NASCAR announced Monday that winning race cars that fail post-race inspection will be disqualified, instead of the sport assessing less severe penalties several days later as it has in the past.
That means faux Victory Lane celebrations are possible.
“That scenario will be a terrible thing if it happens,” Gossage said. “Fans sit there and see the winner and the driver goes to Victory Lane and the team celebrates. Then, a few hours later, the car is disqualified. That’s awful, but that team is the one who put themselves in that situation.
“But this is better than what’s been happening.”
What’s been happening is NASCAR conducting more thorough inspections at its research and development center in North Carolina, and assessing midweek penalties for winners that failed. The sport had never stripped a driver of a win.
Kevin Harvick, for instance, won last fall at TMS, but his car failed inspection a couple days later. NASCAR handed a significant penalty, including losing an automatic berth into the championship finale, but he’s still recognized as the race winner.
That won’t be the case anymore, although it’s far from perfect.
NASCAR will conduct thorough post-race inspections at the track this season, a process that will take approximately 90 minutes, compared to sending the cars to North Carolina. However, in that 90-minute window, the Victory Lane celebration and post-race interviews will have already been conducted.
If a winning car fails inspections, the second-place team wins the race. By that point, though, the second-place team will be long gone from the track.
“That’s the downside -- you’ve had a false celebration in Victory Lane,” Gossage said. “But this falls squarely on the shoulders of the teams. They can not put themselves in any sort of position to be found breaking the rules. Before, it was embarrassing to fail inspection, but you kept the win.
“Now, you don’t get to keep the win and everybody in the sport is going to be mad at you.”
The good news for Gossage is he’s at least had experience with false celebrations.
TMS’ first open-wheel race in June 1997 crowned Billy Boat the initial race winner and Boat went through the Victory Lane celebrations. Upon protest, it was determined that the race winner was actually Arie Luyendyk.
The race is best remembered for Luyendyk and Boat’s team owner, A.J. Foyt, getting into a scuffle on Victory Lane. But Gossage and TMS had to recreate a Victory Lane celebration with Luyendyk a couple years afterward for posterity’s sake.
“Arie put on the uniform he had that night, the hat from that team,” Gossage said. “I wore the same jacket. We recreated it just so we could have it right in the record books.”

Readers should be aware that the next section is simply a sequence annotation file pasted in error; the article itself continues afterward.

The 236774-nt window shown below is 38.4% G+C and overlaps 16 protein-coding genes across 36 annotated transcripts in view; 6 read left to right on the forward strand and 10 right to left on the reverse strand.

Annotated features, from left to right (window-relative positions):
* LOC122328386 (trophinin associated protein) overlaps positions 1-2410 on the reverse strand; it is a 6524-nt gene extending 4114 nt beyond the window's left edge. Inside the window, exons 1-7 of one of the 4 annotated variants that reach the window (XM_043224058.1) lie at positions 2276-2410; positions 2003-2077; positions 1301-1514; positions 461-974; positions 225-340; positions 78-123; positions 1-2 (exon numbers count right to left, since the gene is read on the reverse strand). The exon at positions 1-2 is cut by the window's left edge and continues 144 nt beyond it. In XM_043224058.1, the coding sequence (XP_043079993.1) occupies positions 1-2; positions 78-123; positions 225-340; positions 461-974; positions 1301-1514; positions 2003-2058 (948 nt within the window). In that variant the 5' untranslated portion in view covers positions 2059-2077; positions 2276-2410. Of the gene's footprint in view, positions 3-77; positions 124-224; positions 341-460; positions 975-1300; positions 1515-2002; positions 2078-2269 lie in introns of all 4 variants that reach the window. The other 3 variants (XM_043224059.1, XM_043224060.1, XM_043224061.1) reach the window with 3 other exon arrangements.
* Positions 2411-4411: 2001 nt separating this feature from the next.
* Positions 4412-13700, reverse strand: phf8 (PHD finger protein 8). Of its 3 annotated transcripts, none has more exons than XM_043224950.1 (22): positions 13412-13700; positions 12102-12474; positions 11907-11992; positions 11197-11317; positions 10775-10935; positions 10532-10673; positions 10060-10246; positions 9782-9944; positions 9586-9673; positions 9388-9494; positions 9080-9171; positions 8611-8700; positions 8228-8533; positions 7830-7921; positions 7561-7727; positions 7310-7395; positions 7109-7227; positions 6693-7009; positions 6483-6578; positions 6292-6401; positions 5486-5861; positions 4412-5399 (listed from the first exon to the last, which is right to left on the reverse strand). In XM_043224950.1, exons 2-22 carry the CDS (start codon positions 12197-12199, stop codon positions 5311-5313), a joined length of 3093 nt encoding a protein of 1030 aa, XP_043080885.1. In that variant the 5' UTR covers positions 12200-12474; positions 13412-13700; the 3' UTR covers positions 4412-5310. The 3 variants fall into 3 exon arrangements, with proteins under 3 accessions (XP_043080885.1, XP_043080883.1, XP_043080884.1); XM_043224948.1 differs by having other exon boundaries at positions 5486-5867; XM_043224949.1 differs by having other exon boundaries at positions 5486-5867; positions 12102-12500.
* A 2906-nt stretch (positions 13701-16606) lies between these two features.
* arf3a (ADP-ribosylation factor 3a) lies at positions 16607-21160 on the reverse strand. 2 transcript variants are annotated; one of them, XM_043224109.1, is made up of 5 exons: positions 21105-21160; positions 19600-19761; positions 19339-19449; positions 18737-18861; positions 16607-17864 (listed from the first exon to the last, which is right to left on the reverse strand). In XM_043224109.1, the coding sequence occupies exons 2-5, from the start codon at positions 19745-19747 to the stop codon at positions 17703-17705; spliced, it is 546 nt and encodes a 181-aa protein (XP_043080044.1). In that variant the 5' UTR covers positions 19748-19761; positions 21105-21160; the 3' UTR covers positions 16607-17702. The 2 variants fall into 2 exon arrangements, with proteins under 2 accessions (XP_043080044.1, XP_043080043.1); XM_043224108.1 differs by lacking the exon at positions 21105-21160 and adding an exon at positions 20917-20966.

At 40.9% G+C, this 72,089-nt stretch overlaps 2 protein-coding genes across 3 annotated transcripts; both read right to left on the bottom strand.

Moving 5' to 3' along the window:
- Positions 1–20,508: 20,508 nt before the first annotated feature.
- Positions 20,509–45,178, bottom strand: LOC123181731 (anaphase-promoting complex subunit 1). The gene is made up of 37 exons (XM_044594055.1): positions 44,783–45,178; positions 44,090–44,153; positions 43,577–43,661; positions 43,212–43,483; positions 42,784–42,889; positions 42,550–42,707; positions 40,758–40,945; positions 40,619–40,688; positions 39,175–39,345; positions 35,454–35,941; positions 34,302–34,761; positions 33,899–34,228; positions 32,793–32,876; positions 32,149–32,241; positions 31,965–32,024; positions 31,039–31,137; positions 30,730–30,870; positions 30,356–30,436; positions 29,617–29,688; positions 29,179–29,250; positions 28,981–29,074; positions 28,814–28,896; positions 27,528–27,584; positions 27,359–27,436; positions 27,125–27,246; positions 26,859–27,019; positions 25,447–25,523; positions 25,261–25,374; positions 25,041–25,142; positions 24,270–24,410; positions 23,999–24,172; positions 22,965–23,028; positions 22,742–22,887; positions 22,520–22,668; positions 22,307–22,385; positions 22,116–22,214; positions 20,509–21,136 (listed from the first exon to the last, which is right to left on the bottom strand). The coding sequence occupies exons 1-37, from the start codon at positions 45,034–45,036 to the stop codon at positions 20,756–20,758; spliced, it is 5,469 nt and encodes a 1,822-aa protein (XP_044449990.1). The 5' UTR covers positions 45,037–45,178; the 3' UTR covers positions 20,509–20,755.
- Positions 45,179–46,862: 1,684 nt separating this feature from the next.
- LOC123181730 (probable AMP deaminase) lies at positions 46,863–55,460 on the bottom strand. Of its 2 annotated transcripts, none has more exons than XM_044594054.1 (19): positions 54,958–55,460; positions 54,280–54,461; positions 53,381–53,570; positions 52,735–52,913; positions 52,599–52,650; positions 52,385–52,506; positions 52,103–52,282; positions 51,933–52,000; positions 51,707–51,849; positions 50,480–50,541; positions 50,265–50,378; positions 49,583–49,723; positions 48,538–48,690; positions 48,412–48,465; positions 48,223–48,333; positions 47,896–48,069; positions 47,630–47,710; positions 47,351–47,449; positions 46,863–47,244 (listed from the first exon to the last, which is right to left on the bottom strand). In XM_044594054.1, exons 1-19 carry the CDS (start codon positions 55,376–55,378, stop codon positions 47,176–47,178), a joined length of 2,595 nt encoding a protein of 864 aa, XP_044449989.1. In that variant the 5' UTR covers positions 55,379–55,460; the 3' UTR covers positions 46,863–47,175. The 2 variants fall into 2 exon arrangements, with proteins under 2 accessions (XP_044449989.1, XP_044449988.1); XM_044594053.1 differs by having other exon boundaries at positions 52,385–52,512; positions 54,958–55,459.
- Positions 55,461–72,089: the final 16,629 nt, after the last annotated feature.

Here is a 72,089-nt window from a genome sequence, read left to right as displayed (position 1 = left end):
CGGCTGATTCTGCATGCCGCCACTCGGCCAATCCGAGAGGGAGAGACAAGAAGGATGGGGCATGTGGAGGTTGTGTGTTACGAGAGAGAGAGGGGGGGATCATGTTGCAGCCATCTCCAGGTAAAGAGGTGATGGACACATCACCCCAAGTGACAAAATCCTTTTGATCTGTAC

Gossage would like to avoid such instances going forward, but overall felt this is the right step for NASCAR to take. The sport is unique in terms of post-race inspections, and it should handle it in as timely a manner as possible.
As NASCAR executive vice president of competition and racing development Steve O’Donnell said: “Our industry understands the need to focus on what happens on the race track. We cannot allow inspection and penalties to continue to be a prolonged storyline. Race vehicles are expected to adhere to the rule book from the opening of the garage to the checkered flag.”
NASCAR is trying to liven up the truck series with what it’s calling the “Triple Truck Challenge.” The series announced a new bonus program that will award a bonus check for the winning drivers at TMS (June 7), Iowa (June 15) and Gateway (June 22).
Each race has a $50,000 bonus going to the winning driver. That amount goes higher if a driver wins multiple races -- winning two of the three nets a driver $150,000 total, and winning all three would net a total of $500,000.
“What better place could there be to ask drivers to put it all on the line than at No Limits, Texas?” Gossage said. “To lay an extra $50,000 out there for these drivers to fight over further enhances what’s always the perfect opening event to our summer race weekend.”
▪ TMS is having a Daytona 500 watch party later this month at the track, and Gossage said the track has received a record number of camping RSVPs for the event. Admission is free and more information is available at the track’s website. The Daytona 500 is scheduled for Feb. 17.
▪ TMS’ first race weekend will be March 28-31, highlighted by the O’Reilly Auto Parts 500 on March 31. Tickets to the Sunday race are available for as low as $49 for adults, and children 12 and under for $10.
▪ TMS announced plans last month to host the inaugural Ducks Unlimited Expo April 17-19, 2020.
▪ NASCAR announced its seventh-generation stock car is on schedule to compete in 2021. The Gen-7 car will aim to increase brand identity, NASCAR said.